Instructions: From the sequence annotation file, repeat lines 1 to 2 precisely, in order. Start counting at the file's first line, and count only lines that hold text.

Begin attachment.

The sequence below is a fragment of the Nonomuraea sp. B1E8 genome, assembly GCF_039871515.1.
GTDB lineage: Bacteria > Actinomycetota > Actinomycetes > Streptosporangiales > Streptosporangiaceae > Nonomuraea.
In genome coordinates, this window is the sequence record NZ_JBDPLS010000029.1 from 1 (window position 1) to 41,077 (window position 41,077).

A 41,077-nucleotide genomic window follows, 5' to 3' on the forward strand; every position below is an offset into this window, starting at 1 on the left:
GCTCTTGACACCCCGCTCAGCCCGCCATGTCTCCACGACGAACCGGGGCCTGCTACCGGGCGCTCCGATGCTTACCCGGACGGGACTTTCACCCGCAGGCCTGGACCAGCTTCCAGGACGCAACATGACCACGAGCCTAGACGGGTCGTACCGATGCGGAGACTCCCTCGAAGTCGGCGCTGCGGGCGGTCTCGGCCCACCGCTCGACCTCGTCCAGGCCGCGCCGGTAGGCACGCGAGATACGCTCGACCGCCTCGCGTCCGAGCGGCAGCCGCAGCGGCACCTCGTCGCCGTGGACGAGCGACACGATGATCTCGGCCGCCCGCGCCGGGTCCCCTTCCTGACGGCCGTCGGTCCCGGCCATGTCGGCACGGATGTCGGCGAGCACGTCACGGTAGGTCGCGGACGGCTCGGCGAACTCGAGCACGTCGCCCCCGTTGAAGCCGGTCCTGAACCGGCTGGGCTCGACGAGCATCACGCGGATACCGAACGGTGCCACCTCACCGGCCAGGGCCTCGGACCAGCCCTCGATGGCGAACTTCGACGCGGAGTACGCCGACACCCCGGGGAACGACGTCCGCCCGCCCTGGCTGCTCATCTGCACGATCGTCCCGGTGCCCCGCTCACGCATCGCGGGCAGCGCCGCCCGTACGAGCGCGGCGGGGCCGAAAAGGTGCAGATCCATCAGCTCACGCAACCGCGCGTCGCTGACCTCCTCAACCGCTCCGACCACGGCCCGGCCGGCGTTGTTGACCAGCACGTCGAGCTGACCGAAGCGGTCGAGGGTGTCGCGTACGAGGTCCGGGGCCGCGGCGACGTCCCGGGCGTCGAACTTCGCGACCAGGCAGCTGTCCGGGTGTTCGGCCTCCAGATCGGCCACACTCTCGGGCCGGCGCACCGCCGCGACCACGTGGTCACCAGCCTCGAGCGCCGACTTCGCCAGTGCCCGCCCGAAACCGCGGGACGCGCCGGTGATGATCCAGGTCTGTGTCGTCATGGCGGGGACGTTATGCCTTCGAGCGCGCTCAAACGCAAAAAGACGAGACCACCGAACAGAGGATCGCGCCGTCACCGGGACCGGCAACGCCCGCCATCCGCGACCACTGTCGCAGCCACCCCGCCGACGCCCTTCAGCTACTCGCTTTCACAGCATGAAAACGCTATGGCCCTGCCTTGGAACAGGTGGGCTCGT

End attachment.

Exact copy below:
The sequence below is a fragment of the Nonomuraea sp. B1E8 genome, assembly GCF_039871515.1.
GTDB lineage: Bacteria > Actinomycetota > Actinomycetes > Streptosporangiales > Streptosporangiaceae > Nonomuraea.